Driverless cars

Self-driving delivery van ditches 'human controls'

Nuro van
NURO

The first self-driving vehicle designed without basic human controls such as steering wheels, pedals or side view mirrors has been granted permission to test on US roads.

Nuro, the company behind the design, makes autonomous delivery vans.

The vehicle is Nuro's second generation of its vehicles, which it is calling R2 and will be tested in Houston, Texas.

This is the first exemption to a rule requiring vehicles to have controls for human operators.

Most of the rules for testing vehicles require features that allow a driver to safely take control of them.

But in a statement, the US transport secretary Elaine Chao said given that the vehicle's top speed is capped at 25mph, these requirements "no longer make sense".

'Swarm' technology tested in driverless pods

The latest generation of driverless pods has been unveiled at the University of Warwick.

Coventry-based Aurrigo has worked with scientists from Warwick Manufacturing Group (WMG) to create "swarm" technology.

The development means the pods can be programmed to identify each other and return to home base - a move considered to be a significant step forward in driverless tech.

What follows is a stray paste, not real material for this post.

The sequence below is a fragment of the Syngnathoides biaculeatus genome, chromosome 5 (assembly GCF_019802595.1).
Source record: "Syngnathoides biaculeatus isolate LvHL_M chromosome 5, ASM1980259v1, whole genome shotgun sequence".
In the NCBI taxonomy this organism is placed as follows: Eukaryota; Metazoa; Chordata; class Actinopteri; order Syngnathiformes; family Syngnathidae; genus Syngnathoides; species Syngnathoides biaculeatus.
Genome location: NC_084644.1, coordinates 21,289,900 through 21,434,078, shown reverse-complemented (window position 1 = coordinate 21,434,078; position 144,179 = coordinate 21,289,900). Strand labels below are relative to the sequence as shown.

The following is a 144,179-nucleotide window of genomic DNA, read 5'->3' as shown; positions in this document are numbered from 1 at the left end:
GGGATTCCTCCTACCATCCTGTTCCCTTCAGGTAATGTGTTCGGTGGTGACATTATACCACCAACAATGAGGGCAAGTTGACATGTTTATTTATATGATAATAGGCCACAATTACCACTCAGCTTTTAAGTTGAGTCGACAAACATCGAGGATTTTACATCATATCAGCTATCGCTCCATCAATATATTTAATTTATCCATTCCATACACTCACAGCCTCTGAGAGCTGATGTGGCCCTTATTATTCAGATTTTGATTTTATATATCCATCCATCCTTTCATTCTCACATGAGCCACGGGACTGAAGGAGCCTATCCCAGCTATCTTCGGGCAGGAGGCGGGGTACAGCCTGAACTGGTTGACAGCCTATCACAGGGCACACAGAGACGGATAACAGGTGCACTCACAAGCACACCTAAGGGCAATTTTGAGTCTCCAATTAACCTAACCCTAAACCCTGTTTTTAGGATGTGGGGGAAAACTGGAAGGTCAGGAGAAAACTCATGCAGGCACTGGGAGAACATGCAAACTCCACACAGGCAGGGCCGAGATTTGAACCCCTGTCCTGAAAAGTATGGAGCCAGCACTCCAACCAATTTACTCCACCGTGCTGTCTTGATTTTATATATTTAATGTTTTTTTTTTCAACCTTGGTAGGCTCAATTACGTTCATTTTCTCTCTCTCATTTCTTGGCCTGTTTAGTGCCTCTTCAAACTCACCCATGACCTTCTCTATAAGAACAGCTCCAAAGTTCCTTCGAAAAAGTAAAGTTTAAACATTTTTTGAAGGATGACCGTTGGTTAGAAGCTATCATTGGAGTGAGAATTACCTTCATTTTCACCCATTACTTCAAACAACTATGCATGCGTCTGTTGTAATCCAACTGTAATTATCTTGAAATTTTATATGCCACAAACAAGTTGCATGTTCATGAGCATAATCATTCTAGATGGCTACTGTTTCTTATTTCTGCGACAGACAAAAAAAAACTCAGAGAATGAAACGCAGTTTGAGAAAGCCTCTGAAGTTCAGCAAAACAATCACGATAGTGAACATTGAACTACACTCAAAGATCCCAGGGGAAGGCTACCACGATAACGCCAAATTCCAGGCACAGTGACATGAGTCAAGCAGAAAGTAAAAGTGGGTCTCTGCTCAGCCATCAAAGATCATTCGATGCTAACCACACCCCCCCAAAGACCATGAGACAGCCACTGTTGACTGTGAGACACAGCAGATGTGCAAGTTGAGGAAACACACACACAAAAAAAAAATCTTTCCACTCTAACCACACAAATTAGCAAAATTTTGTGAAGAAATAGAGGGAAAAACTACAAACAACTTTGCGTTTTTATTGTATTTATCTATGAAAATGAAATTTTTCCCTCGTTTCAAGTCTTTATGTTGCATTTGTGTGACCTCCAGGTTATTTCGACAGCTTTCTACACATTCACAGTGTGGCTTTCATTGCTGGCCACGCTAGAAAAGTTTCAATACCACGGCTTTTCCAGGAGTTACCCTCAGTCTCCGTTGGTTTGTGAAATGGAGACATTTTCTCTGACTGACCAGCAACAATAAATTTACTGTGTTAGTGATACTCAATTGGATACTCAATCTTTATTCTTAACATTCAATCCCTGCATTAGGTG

Autonomous vehicle
University of Warwick

The technology also enables the pods, working within a fleet, to automatically optimise their behaviour by distributing themselves within a city to areas where they will most likely be requested, says WMG.

Driverless pod
University of Warwick

Mast application for driverless car testing

Local Democracy Reporting Service

Tom Dare

The testing of driverless cars on roads in the West Midlands looks set to move a step closer after planning applications were submitted for infrastructure to support the technology.

Test mast plans
Transport for West Midlands

The region won a national competition to become the UK’s first test bed for Connected and Autonomous Vehicles (CAVs).

Planning applications for two masts in Birmingham have been put forward by Transport for West Midlands (TfWM), which is responsible for running the project.

The devices would be located on land to the south west of the A38, Salford Circus, and on land immediately adjacent to Dartmouth Circus on the A38 Aston Expressway.